Tanis’ Quotes


Dragons of Autumn Twilight

“Flint sat back down on the stone and began to carve once more. He scowled up at Tanis. ‘Why the beard? You were ugly enough.'”(14)

((Flint and Tanis were just reunited))

“‘Elven wanderer, turn from your coarse and leave the dwarf behind. We are the spirits of those poor souls Flint Fireforge left on the barroom floor. Did we die in combat?’

‘No! We died of shame, cursed by the ghost of the grape for not being able to out drink a hill dwarf.’

‘Damn the eyes of elves!’ The spectral voice turned merry. ‘And damn the beards of dwarves!’

‘Wouldn’t you know it?’ Flint groaned. ‘Tasslehoff Burrfoot'”(17)

((Tas meeting Flint and Tanis))

“‘Please, Sturm,’ Tanis said quietly. ‘Trust me. This is not our time to die.’

Sturm hesitated, glancing around at the goblins inside the Inn. They stood back, fearful of his sword and his skill, but he knew they would charge in a rush if he made the slightest move. ‘It is not our time to die.’ What odd words. Why had Tanis said them? Did a man ever have a ‘time to die’? If so, Sturm realized, this wasn’t it- not if he could help it. There was no glory dying in an Inn, trampled by stinking, flapping goblin feet.” (281)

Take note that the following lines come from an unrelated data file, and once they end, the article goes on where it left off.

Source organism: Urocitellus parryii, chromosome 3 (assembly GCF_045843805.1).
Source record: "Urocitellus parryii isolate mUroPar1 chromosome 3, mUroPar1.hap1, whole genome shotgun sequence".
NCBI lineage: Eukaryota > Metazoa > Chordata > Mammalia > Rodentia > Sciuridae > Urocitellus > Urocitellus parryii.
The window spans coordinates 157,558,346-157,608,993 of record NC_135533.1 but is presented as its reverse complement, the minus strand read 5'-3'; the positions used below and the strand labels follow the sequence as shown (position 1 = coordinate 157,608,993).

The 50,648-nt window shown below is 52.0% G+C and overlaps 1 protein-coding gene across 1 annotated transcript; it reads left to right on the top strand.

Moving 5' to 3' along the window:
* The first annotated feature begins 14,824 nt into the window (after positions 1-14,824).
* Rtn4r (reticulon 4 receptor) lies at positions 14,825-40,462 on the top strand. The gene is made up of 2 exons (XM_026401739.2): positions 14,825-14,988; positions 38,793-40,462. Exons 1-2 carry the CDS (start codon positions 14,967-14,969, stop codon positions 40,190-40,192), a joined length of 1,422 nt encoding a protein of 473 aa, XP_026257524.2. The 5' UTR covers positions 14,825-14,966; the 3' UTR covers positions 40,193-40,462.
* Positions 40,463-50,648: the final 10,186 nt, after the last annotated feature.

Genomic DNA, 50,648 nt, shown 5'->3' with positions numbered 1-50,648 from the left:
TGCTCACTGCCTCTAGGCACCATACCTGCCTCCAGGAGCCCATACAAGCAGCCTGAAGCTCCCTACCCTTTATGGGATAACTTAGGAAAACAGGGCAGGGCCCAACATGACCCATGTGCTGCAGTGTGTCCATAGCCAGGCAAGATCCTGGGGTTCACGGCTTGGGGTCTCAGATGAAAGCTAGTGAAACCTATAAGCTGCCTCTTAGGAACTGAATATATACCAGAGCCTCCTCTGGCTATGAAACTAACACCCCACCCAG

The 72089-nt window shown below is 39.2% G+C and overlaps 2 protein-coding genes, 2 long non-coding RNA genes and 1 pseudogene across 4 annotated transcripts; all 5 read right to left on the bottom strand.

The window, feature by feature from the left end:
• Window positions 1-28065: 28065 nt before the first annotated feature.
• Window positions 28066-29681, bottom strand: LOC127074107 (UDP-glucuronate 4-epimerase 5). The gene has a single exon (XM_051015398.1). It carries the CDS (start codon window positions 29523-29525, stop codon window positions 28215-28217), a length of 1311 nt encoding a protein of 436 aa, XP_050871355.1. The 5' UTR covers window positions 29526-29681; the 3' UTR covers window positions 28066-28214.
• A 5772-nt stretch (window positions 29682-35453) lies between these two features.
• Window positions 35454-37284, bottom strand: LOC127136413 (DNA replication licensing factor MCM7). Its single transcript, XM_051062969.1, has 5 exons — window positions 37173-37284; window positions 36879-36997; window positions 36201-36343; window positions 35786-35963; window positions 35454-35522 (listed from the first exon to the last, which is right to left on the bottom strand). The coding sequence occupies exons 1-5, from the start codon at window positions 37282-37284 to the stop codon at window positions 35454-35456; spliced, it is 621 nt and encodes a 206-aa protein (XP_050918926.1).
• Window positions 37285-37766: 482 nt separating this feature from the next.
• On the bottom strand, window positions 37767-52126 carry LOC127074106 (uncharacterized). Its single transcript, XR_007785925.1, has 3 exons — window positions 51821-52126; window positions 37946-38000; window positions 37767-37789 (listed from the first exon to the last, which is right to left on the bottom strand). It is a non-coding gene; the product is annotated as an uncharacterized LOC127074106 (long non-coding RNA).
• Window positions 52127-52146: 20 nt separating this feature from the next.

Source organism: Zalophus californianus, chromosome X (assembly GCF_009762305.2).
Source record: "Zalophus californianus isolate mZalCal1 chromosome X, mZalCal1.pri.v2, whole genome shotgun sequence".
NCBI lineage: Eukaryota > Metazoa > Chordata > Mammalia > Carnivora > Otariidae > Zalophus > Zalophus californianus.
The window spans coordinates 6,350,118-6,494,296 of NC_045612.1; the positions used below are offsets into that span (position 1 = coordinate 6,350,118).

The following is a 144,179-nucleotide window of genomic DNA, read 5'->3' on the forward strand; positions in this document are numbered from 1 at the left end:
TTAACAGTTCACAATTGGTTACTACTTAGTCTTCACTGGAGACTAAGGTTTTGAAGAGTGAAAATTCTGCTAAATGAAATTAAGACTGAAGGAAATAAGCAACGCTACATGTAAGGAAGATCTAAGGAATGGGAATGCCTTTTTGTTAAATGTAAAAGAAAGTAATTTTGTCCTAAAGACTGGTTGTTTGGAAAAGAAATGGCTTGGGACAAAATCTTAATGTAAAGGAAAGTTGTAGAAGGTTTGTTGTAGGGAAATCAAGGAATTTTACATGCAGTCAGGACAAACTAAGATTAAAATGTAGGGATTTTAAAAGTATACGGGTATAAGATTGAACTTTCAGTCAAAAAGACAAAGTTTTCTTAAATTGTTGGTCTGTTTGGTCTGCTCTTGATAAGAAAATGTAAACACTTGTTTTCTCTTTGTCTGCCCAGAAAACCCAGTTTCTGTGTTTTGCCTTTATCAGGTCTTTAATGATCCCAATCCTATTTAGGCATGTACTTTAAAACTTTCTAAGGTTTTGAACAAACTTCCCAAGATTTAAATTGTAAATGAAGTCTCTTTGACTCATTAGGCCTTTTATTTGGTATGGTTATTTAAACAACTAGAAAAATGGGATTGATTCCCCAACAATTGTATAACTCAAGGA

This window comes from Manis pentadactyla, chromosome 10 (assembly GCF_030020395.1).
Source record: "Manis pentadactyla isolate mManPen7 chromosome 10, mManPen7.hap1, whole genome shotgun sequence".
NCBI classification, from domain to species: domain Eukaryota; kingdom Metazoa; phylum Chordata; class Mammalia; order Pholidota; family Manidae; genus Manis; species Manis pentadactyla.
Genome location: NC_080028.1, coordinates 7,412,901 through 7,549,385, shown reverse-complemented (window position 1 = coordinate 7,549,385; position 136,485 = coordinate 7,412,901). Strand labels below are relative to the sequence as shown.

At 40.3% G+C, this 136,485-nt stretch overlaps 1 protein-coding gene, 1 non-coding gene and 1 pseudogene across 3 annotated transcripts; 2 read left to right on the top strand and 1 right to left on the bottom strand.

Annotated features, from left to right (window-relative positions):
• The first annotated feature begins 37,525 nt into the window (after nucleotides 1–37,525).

The Companions

“Flint paused to glare at the half elf. ‘That doorknob of a kender would take so long telling about the time his Uncle Trapspringer was in a similar predicament that he’d totally forget what he was supposed to be doing.'” (114)

“‘Whose side are you on, Tasslehoff?’ he ((Tanis)) asked sternly.
‘Why, Tanis,’ said Tas, genuinely hurt. ‘What a question to ask! I’m on your side, of coarse. Aren’t you on mine? It’s just me and Raistlin against all these minotaurs, and we could sure use some help.'” (299)

Other Books

The Soulforge

“‘You leave him out of this!’ she told him, her voice soft and lethal. ‘If you think I would demean myself by sleeping with a man to get information, you’re wrong, my friend.'”(166)

((Kitiara talking to a man about Tanis, this quote actually gives me more respect for her))

“Raistlin regarded Tanis with a new understanding and compassion. He is doomed, the young man reflected. In neither world can he ever be truly happy. Talk of the gods playing a cruel joke on someone!”(189)

((Raistlin on Tanis’s life))

“Tanis paid the fine levied on those who ‘knowingly and willingly associate with kender'”(224)

((After Tanis bails Tas out of jail))

‘You’ll likely be in some jail in five years,’ Flint muttered.”

((Tanis mentioned the plan to meet in the Inn of the Last Home again))

Last modified on October 25, 2009